What It Means to Hack Learning

The term "hacker" has traditionally been associated with malicious individuals who break into computer systems. However, in recent years, the term has taken on a new meaning. A hacker is someone who takes what already exists and makes it better. Hackers identify problems in existing systems and find or create easy fixes that can be implemented tomorrow. 

In education, hackers are using their skills to improve the learning experience for students. They are developing new educational tools and resources, they are finding innovative ways to use existing technology, and identifying problems in the classroom that can be fixed immediately. The quick fixes developed by hackers clear the path to better practice, open communication, and improved professional development. So how does one hack learning?  

In the Hack Learning Series, there is a clear path to implementing a solution. As an educator who wants to hack learning, you don't need to follow a strict path. All you need is to identify a problem and come up with a way that you as an individual can solve the problem. So what are the problems that hackers solve? Some problems education hackers face are assessment based, colleague based, or classroom management based. For example, it is a problem that teachers start with "no." No going to the bathroom, no chewing gum, no having your hood up, no talking when the teacher is talking.

To be a hacker, you need to be able to explain why your issue is a problem. Why is the "no" list a problem? When handed a list of things they can't do students are immediately put off by how overbearing and controlling a teacher is. When teachers are so desperate for control over their classroom, they lose sight of what students need to really learn. This is a problem that is in need of hacking. Now that you know your why, you can jump into creating solutions. 

This problem in need of hacking comes from Hacking Classroom ManagementLearn more about hacking the "no" list and other classroom management hacks from the classroom management expert Mike Roberts

To hack learning, the hack needs to be applicable and equitable. It is easy to identify what a problem is, but knowing how to fix it and implement that solution is much more challenging. Many problems in the classroom may take a long time to fix, but hackers who hack learning always find something that they can implement tomorrow. Hacking learning is always changing and you should build off of your own ideas. Find something that you can do tomorrow and reassess. What changed because of your solution? What went well and what didn't? What can you do tomorrow to further solve your problem?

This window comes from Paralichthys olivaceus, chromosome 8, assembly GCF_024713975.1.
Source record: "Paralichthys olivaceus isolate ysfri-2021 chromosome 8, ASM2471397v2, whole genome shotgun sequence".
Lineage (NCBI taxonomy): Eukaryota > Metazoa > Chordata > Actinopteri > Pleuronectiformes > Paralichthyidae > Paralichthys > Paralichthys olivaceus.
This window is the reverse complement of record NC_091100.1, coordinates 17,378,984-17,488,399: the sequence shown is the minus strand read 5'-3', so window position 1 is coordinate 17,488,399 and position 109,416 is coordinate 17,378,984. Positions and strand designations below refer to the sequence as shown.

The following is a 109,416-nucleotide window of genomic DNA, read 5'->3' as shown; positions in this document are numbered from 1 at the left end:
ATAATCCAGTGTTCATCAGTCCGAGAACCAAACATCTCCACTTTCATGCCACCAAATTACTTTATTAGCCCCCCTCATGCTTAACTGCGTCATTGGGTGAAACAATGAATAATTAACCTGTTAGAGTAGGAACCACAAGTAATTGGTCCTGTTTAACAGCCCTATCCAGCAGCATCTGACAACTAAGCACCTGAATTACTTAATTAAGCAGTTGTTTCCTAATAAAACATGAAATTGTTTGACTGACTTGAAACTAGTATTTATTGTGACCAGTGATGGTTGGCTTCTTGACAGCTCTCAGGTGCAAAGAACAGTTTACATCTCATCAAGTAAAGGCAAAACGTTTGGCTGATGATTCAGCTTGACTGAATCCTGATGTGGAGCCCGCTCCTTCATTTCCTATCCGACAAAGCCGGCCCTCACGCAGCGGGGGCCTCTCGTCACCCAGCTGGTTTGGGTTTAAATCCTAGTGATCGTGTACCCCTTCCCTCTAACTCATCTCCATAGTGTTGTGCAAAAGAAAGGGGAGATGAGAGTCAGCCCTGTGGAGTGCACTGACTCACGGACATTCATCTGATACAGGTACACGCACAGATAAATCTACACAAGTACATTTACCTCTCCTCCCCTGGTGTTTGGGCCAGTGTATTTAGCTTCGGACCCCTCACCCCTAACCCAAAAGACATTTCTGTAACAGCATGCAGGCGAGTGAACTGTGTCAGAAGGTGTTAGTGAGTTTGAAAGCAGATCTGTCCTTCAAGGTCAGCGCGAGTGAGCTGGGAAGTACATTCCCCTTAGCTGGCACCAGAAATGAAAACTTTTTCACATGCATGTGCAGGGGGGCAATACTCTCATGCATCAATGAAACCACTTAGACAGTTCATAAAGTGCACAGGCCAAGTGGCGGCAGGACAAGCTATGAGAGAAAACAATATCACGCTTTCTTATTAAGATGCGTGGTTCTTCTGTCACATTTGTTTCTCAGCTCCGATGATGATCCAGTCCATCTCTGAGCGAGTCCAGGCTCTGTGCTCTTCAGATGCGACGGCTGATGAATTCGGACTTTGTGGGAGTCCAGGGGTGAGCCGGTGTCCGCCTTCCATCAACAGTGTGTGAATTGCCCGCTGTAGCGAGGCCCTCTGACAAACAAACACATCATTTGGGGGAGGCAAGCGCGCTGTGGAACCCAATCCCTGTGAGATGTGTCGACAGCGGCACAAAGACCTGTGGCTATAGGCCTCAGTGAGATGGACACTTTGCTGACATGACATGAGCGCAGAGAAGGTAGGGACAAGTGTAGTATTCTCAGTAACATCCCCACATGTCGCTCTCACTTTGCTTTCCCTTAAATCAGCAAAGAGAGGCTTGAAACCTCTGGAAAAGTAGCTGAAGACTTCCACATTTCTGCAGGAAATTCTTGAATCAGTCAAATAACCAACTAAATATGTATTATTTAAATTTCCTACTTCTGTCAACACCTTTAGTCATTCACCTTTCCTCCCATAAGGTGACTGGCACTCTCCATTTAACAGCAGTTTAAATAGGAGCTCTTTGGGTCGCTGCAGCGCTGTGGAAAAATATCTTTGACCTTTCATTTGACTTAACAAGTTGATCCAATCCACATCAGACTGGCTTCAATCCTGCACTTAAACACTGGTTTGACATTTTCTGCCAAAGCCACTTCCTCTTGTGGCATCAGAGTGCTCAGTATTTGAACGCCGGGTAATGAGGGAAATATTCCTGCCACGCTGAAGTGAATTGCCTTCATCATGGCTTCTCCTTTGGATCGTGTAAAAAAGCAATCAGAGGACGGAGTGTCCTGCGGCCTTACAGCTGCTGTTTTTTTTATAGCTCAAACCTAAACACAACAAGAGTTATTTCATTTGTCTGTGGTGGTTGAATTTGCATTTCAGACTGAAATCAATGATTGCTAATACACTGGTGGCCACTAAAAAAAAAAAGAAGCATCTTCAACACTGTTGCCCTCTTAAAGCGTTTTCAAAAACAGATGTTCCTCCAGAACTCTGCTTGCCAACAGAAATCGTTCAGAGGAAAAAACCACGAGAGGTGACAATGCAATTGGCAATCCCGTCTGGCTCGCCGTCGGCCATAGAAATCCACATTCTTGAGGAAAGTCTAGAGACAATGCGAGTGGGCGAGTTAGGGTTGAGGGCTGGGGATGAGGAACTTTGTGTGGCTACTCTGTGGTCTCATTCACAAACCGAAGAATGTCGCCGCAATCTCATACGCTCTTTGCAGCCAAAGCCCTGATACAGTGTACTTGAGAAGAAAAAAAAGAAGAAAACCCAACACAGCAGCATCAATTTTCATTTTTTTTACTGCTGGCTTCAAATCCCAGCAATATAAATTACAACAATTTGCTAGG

Reevaluate and reassess when you need to. Your problem isn't going to go away immediately. When you have identified what you can do tomorrow, you can move onto creating a full blueprint for implementation. Everyone's blueprint will look different. As a teacher, your blueprint can be very specific for your in the classroom issue. Create a list of specific steps that you can implement in the longterm.

As a principal or other school leader, you may be tackling a schoolwide issue. Your blueprint will be more broad, but should still include step-by-step instructions. These steps should be effective and applicable to the problem you are trying to solve in the longterm. Change your blueprint as needed. As someone who hacks learning, your goal should never be to implement one thing and be done. Your goal is to fix the problems present in your school to better the lives of your students. 

When faced with a problem, hackers come up with solutions. Not everyone is going to agree with your solutions, however. To hack learning, you are going to have to overcome pushback. Be ready to address the issues that others are going to have with your solution. Going back to the "no" list, some teachers may say that students need to know what they are not allowed to do. That is true, but many teachers go overboard on these types of rules. Set a few, but also set expectations of students that enable them. When you have a problem that is truly in need of solving and you are confident in your plan, then overcoming pushback should be no problem for you. 

A great way to overcome pushback and understand if your solution is truly working, is to record the hack in action. The hack in action is a particularly effective section in the Hack Learning Series books because it shows readers that the hack provided is applicable and effective. Documenting your hack in action is a great way to show others that they can use it too. Record the changes in your classroom. What are the immediate changes from when you implemented your hack? What were some of the longterm effects of your solution? What needed to be changed or reworked? Showing the hack in action allows colleagues to see how your solution can solve their problem. 

Educators who want to hack learning want to solve problems that are hurting our students' ability to learn. Anyone who is passionate about education and the future of students can hack learning. Read where it all started in Hacking Education and begin your hack learning journey today. 


Main post image by Kevin Ku via Pexels

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